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Lectio Divina: The Fifth Sunday of Lent (Year A)

What does it take for you to believe in Jesus? Or what did it take? Was it being knocked over and struck with blindness like St. Paul. Or maybe it was witnessing a miracle. Do miracles even happen any more? I believe they do, if we’re open and willing to see them. This Sunday’s Gospel had me thinking about miracles. As we approach Easter I’m trying to look at Jesus’ miracles in a new way.

It’s hard to approach something in a new way, especially if we’ve been hearing it our whole life. I believe this is why the Church year is set up in a cyclical fashion, so we are challenged to continuously read the life of Jesus and see it in new ways each time. Which brings us to the beauty of lectio divina. Lectio is the ultimate challenge of praying with the text and allowing God to show you some new aspect of it. When you are praying with this passage remember that you are not necessarily trying to understand everything from the passage (and this one is a long one!) you are giving God the opportunity to point out something to you that you need to hear today. A year from now you may read the same passage and God will want to tell you something different. What he shares with you may be very different from what he has shared with me.

With that in mind I invite you to locate the Gospel for this coming Sunday (in your own missal or other publication or you can find it on the USCCB website) and join me as we read, reflect, respond, and rest in God’s Word. For a brief review of the lectio divina steps, I recommend this brief explanation from the Archabbey of St. Meinrad.

READ

  • I am the resurrection
  • Jesus wept
  • Thank you for hearing me
  • Began to believe in him

REFLECT: What is God saying to you?

I really have to step back and put myself in the mindset of the people in this reading who are witnessing the miracle Jesus performs. I forget how absolutely astounding it must have been to see a dead man walk out of his tomb. I feel like the last sentence of this very long Gospel passage is a bit of an understatement. I also wonder who walked away not believing. It doesn’t say that “all” began to believe, but that “many” began to believe. How could you not believe?? Lazarus had been in the tomb for four days. He was bound in burial bands and his face was wrapped in a cloth. And yet, he walked out of the tomb! It’s miraculous!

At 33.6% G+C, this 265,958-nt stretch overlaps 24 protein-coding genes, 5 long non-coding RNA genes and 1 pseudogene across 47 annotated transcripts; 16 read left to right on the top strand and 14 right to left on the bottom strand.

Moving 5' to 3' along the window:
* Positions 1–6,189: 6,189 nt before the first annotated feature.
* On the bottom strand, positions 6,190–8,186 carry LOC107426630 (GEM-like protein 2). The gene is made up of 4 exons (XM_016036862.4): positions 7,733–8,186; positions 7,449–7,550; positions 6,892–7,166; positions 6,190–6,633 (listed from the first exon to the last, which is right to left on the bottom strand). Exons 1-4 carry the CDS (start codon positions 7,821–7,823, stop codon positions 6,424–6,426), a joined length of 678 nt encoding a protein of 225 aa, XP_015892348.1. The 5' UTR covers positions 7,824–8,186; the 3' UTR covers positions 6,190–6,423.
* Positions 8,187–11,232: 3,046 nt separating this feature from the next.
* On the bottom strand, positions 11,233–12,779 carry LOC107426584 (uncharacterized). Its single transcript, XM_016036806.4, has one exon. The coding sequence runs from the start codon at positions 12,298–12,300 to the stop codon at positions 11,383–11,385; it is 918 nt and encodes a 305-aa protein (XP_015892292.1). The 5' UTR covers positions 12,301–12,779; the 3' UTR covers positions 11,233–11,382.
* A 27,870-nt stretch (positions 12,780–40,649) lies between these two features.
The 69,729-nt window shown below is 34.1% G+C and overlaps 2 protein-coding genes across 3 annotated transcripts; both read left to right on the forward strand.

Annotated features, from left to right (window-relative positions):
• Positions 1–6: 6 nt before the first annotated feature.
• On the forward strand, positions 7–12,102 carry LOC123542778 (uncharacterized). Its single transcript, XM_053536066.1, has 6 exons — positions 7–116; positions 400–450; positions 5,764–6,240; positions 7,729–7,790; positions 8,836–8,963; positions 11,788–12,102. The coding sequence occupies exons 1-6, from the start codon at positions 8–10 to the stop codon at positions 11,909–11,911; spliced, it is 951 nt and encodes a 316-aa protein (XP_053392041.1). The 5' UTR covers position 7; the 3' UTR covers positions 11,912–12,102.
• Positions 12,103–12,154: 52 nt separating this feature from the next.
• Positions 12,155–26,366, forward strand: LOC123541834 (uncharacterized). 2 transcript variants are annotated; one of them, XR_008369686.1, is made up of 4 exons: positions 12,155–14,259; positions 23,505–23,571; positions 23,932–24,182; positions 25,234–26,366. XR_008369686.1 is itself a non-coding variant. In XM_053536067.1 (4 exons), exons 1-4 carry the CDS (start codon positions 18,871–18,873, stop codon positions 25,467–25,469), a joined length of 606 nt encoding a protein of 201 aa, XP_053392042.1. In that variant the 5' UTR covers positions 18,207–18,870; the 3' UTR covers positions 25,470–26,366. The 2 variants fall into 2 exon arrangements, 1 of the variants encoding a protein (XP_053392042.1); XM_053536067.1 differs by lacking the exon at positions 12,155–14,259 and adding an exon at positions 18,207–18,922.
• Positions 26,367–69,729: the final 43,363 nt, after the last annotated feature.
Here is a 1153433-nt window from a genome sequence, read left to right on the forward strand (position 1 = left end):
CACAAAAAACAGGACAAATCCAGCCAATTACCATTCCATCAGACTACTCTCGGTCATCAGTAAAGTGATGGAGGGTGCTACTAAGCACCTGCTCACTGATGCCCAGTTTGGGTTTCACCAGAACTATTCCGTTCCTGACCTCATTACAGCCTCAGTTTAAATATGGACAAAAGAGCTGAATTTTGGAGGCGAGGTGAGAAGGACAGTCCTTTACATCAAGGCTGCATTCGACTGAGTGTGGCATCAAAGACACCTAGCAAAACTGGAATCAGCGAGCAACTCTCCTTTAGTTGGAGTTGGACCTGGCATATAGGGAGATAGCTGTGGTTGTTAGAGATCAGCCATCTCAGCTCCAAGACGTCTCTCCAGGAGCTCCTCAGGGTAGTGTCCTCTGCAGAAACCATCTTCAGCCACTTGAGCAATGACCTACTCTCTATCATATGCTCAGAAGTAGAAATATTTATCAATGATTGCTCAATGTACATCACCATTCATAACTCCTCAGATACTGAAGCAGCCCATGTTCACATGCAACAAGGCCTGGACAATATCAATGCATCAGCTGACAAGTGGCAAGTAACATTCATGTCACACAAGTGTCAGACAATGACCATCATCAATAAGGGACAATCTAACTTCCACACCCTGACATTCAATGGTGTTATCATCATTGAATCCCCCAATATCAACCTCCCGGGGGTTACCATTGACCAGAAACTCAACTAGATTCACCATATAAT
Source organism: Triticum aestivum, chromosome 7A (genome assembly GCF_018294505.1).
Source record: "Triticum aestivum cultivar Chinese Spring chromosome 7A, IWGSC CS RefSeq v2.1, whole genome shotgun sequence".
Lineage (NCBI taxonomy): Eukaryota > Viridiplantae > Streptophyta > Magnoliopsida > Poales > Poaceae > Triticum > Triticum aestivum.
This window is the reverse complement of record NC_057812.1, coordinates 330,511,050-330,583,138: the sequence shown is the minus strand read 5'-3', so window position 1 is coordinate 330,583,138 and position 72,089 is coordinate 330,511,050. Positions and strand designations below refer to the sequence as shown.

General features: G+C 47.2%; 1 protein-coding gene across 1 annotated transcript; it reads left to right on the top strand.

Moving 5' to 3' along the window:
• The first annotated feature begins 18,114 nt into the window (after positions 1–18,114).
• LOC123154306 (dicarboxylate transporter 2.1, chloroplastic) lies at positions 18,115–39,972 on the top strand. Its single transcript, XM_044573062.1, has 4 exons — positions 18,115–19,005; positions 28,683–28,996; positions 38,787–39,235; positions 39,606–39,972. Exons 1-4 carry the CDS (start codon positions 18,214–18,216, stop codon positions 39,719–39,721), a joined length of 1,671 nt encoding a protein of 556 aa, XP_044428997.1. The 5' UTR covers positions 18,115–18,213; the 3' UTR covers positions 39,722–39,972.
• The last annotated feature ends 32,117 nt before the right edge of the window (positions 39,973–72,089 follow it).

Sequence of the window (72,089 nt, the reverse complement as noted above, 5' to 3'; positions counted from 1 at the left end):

Miracles are something that we forget about often. We are surrounded by so much technology and the modern world has made it it’s mission to prove everything by science. It’s easy to forget that miracles are not just something that happened once upon a time. They still surround us today if we just open our eyes to see them. For me, I used to find it rather useless to pray for things that seemed an impossibility. More recently I was reminded that Jesus is a worker of miracles. This Gospel passage pretty much drives home that message. Now when I go to the adoration chapel for my weekly hour, I regularly thank Jesus for the miracles he performs and I ask him to work miracles for the intentions I bring before him. No matter how impossible they seem to me, I continue to beg him for the miracles I know, sincerely know, he can perform.